We shall define a family of estimates by minimizing the function by changing the width of the search window. With a Poisson noise in low-light conditions, the upper bound of signal function is small, so we let . According to the similarity phenomenon existing very often in natural images, we suppose that the function satisfies the local Hölder condition

(18) |

where and are constants, , and The following theorem gives the rate of convergence of the ”Oracle” estimator and the proper width of the search window.

###### Theorem 2.1

For the proof of this theorem see Section 6.1.

This theorem shows that at least from the practical point of view, it is justified to optimize the upper bound instead of optimizing the risk itself. The theorem also justifies that we can choose a small search window in place of the whole observed image to estimate a point, without loss of visual quality. That is why we only consider small search windows for the simulations of our algorithm.

## 3 Non-Local Means Poisson Filter

### 3.1 Construction of Non-Local Means Poisson Filter

With the theory of ”Oracle” estimator, we construct the Non-Local Means Poisson Filter. Let and be fixed numbers. Since , an obvious estimator of is given by

where is given by (9), and is estimated by , where

Define an estimated similarity function by

(21) |

The following theorem implies that it is reasonable to let be the estimator of .

###### Theorem 3.1

For the proof of this theorem see Section 6.2.

### 3.2 Convergence theorem of Non-Local Means Poisson Filter

Now, we turn to the study of the convergence of the Non-Local Means Poisson Filter. Due to the difficulty in dealing with the dependence of the weights we shall consider a slightly modified version of the proposed algorithm: we divide the set of pixels into two independent parts, so that the weights are constructed from the one part, and the estimation of the target function is a weighted mean along the other part. More precisely, we split the set of pixels into two parts for any where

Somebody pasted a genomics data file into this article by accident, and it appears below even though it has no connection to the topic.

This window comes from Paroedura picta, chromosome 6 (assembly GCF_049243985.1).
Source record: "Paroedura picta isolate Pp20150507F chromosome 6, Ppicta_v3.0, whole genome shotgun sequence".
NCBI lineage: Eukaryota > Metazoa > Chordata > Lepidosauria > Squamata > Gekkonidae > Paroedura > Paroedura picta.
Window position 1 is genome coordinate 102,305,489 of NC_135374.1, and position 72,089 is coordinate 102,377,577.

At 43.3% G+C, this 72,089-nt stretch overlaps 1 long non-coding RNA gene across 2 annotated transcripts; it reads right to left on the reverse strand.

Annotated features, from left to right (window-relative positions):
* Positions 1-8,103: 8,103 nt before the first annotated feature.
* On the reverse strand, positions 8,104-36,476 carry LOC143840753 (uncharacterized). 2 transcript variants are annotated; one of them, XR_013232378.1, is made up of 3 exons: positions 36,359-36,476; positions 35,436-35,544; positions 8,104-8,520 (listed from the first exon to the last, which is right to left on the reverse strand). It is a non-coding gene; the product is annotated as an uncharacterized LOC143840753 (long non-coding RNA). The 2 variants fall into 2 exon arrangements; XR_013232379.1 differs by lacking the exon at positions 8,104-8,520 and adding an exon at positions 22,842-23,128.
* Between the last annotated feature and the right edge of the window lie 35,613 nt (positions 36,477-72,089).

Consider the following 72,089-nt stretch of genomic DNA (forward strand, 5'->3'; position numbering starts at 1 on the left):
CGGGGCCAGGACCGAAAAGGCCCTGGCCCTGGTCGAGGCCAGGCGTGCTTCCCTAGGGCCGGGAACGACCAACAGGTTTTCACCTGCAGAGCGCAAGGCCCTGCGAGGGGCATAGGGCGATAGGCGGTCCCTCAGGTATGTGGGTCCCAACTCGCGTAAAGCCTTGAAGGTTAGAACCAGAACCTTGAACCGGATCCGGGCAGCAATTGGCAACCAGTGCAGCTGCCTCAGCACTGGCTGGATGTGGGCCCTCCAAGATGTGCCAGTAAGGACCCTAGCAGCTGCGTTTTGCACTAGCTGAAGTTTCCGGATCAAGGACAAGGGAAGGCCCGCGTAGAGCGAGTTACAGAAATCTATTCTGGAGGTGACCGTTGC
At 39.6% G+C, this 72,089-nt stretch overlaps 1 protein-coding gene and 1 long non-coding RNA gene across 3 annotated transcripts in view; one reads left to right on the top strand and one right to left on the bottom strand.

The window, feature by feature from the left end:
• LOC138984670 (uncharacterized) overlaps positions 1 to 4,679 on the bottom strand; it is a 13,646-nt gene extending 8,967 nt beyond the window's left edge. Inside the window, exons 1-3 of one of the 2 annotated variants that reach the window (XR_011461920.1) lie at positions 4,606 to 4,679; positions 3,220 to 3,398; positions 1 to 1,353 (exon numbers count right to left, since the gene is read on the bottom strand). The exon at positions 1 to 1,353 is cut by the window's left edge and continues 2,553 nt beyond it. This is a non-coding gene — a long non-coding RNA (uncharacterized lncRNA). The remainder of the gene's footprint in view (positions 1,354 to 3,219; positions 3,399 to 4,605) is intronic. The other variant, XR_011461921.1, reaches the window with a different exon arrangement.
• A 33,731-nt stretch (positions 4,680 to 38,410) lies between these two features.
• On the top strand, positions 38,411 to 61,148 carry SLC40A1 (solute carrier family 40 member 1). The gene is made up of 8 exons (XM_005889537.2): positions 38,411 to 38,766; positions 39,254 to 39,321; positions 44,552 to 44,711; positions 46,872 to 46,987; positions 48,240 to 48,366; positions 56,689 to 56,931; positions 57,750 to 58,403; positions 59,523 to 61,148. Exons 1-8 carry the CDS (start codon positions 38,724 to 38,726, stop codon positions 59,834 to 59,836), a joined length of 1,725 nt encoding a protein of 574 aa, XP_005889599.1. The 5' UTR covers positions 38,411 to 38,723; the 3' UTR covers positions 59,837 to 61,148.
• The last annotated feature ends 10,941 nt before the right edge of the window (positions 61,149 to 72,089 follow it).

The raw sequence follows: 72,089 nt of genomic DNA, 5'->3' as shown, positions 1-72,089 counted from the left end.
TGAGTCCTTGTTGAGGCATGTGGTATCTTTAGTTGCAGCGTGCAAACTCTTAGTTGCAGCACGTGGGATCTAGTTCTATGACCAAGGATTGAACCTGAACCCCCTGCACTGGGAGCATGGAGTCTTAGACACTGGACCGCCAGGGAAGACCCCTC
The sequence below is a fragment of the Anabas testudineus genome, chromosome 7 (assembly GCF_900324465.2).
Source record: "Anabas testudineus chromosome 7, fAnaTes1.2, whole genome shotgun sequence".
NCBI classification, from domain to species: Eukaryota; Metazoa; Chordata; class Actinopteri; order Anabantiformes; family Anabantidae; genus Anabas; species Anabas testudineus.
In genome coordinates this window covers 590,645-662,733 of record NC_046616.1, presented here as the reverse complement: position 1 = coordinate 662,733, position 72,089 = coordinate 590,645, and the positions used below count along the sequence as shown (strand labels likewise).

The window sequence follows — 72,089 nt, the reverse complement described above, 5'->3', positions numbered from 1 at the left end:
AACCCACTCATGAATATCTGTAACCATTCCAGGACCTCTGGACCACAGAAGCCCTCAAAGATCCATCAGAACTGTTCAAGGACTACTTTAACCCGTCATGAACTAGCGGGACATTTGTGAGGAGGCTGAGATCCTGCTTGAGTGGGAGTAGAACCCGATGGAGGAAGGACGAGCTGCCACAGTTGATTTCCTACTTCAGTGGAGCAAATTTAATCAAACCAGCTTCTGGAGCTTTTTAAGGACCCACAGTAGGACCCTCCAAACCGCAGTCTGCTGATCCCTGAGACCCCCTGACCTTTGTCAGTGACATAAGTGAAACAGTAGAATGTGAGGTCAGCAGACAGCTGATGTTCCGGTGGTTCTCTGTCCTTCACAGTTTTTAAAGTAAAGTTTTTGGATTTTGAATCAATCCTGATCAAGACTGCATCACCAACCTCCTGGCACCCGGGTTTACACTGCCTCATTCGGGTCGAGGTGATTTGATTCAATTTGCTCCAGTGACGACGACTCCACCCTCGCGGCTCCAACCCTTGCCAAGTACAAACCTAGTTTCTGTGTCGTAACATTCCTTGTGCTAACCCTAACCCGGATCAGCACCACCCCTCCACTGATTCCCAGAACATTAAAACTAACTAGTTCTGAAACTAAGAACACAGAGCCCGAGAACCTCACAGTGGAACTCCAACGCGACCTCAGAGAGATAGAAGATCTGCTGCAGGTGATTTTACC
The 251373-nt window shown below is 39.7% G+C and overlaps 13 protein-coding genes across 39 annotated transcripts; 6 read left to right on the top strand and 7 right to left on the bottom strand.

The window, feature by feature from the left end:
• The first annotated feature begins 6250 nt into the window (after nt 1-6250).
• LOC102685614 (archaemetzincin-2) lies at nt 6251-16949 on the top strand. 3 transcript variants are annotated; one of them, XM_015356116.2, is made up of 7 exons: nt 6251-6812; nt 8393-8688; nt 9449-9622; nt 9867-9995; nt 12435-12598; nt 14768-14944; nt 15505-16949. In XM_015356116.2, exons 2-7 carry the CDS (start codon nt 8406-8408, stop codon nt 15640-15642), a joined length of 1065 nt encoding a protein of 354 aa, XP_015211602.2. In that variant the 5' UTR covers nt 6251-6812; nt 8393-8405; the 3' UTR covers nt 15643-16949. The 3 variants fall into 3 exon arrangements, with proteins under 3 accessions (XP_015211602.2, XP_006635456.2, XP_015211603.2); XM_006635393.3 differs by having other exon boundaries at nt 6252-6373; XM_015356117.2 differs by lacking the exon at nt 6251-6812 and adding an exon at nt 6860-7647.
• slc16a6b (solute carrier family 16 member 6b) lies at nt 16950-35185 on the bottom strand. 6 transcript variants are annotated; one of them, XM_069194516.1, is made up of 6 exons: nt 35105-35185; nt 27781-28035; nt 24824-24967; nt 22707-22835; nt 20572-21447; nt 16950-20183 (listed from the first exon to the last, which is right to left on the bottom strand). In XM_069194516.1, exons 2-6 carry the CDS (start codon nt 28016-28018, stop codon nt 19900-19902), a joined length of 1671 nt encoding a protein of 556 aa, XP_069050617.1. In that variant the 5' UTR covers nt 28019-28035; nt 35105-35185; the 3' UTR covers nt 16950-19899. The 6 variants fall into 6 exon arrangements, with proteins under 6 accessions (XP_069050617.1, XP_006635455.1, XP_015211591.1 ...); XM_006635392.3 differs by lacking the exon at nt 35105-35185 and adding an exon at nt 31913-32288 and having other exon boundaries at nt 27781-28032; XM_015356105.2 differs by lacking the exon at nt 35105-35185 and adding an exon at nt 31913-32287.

and

Define an estimated similarity function by

(25) |

where

(26) |

and with given by (4). The adaptive estimator is denoted by

(27) |

where and

(28) |

In the next theorem we prove that the Mean Squared Error of the estimator converges at the rate which is the usual optimal rate of convergence for a given Hölder smoothness (see e.g. Fan and Gijbels (1996 FanGijbels1996 )).

###### Theorem 3.2

For the proof of this theorem see Section 6.2.

## 4 Simulation results

### 4.1 Computational algorithm

Throughout the simulations, we use the following algorithm to compute the Non-Local Means Poisson estimator The input values of the algorithm are (the image), and two numbers and are given by (6) and (5) respectively. In order to improve the results, we introduce a smoothed version of the estimated similarity distance

(30) |

As smoothing kernels we use the Gaussian kernel

(31) |

where is a constant, and the following kernel: for ,

(32) |

if for some . We shall also use the rectangular kernel

(33) |

For the simulation we use the kernel defined by (32). We have seen experimentally that when we take the filtering function as , where is a constant depending on the character of the image, to obtain a denoising of high visual quality. We mention that throughout the paper we symmetrize images near the boundary.

Algorithm Non-Local Means Poisson Filter (NLMPF)

Let be the parameters.

Repeat for each

- compute

Step 1

Step 2

If

compute

else

Note: we take .

NMISE=0.1009 | NMISE=0.0593 | NMISE=0.0368 | NMISE=0.1150 | NMISE=0.0870 |

(a) Spots | (b) Galaxy | (c) Ridges | (d) Barbara | (e) Cells |

### 4.2 Numerical performance of the Non-Local Means Poisson Filter

By simulations we found that the images with brightness between and (like Barbara) are well denoised by the first step, but for the low count levels images (with brightness less than ), the restored images by NLMPF are not smooth enough (see Figure 1). This explains why for the low count level images, we smooth the restored images by step 2.

Our experiments are done in the same way as in ZHANG2008WAVELETS and MAKITALO2009INVERSION to produce comparable results; we also use the
same set of test images (all of in size): Spots , Galaxy , Ridges , Barbara , and Cells . The authors of ZHANG2008WAVELETS and MAKITALO2009INVERSION kindly provided us with their programs and the
test images. A matlab implementation of the algorithms derived in